2007 Mercedes SL550 Review | Buyer Guide


Mercedes Improves the SL for 2007

When the 2003 Mercedes SL500 arrived on our shores it created quite a sensation. Its new styling and retractable hardtop roof put it in a class by itself. Anywhere I took my test car, I could draw a crowd, just by putting the roof up and down. Since that time, a number of other retractable hardtops have come on the scene, but none are smoother or faster. For 2007, the SL gets a name change—it’s now the SL550—and Mercedes has tweaked the styling and added more power.

The SL’s styling has aged well—it has a certain timeless quality about it. The changes made for 2007 are very subtle. Unless you are a dyed-in-the-wool SL aficionado, you won’t notice them. However, if you look carefully, you’ll see that the front air dam is deeper now, and the grille has three bars going across, rather than four. Also, the SL gets new clear taillights, and new wheels.

The boost in power is much more significant. Mercedes bored out the 5.0-liter, V-8 engine to 5.5 liters and upped the horsepower by 80 to 382. This has added a noticeable amount of muscle. The old SL500 was no slouch, but the new 550 model is even quicker. It will get up to 60 in about 5.5 seconds, while delivering an exhilarating roar through the exhaust pipes.

Teamed with the bigger V-8 is the seven-speed automatic from last year. This gearbox is so smooth that you hardly know that it’s doing its job. The only time it really makes itself known is when you hit the accelerator for a sudden shot of power, and it shifts down several gears to get the job done. But if you’re the type who would rather change gears for yourself, you can do that by nudging the gear selector left or right. However, there are no paddle shifters on this SL.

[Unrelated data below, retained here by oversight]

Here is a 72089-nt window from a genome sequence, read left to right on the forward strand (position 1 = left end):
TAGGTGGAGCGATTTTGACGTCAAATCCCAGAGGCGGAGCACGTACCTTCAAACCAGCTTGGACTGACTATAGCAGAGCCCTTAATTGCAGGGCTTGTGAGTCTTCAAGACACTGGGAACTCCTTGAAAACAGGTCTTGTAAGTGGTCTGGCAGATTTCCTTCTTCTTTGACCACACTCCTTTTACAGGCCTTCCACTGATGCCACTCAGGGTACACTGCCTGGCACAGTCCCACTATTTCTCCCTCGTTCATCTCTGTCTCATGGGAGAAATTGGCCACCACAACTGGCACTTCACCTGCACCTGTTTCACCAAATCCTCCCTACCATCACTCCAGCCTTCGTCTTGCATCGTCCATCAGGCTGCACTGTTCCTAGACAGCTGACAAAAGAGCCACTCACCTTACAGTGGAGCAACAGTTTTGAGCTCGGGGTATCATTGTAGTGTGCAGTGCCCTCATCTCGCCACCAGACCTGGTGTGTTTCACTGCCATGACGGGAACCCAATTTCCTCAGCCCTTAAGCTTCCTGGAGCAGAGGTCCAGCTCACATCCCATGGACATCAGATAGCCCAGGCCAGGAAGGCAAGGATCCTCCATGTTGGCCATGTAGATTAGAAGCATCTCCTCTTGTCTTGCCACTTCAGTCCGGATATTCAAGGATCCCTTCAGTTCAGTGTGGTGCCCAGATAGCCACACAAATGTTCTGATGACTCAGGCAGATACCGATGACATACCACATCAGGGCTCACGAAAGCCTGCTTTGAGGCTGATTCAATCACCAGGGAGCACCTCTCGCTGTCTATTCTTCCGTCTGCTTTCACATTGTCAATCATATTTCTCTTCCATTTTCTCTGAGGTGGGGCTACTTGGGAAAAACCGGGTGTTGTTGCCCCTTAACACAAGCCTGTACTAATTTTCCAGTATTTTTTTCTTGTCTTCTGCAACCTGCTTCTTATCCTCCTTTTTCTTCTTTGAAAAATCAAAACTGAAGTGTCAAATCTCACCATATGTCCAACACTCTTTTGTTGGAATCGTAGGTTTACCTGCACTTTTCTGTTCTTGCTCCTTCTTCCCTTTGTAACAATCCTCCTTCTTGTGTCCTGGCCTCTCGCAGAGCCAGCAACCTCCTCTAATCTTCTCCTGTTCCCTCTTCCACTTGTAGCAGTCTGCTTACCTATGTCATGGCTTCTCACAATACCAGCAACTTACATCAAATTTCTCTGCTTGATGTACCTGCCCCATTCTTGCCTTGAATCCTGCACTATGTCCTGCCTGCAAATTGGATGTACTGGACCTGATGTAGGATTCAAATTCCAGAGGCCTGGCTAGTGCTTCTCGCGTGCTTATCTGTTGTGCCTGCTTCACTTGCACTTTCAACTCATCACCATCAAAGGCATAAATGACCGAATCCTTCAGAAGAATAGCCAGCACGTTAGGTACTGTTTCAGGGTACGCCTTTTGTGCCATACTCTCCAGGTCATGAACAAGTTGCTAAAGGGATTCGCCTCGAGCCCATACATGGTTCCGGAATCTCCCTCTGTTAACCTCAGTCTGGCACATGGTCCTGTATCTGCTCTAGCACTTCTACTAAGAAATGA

As you might expect, Mercedes equips the SL550 with a host of high-tech features. The most significant ones are designed to enhance the stability and safety of the car. An active suspension system eliminates most of the body lean when you bend the car into a corner. Hydraulic servos firm up the dampers on each wheel individually to keep the car on an even keel. If you flick the “Sport” switch on the console, the SL corners nearly flat, like a racecar.

Complementing the active suspension is an electronic braking system with Brake Assist. The SL’s brake pedal activates a computer to determine how much brake pressure goes to each wheel. If you need to make a panic stop, Brake Assist recognizes this, and increases the braking force, much more than you could do with your foot, to get you stopped faster.

Out on the road, the SL feels as strong as a vault, even with the top down. Yet, the car does not feel cumbersome. In fact, Mercedes quickened the steering this year, so that it is even more responsive to driver input than it was before. Top-down driving is a real pleasure. The built-in windblocker keeps most of the turbulence out of the cabin. Furthermore, the ride, while firm, is comfortable. If you can afford the price, $95,575, this car delivers a nice balance of sport and luxury.

Snapshot Review

Retractable Hardtop
Plenty of Power
Great Handling
Mercedes Luxury


Base price: $95,575
Engine: 5.5-ltr, DOHC, V-8
Horsepower; 382
Transmission: 7-sp auto
Brakes: disc, ABS, BA
Gas Mileage: 14-22 mpg

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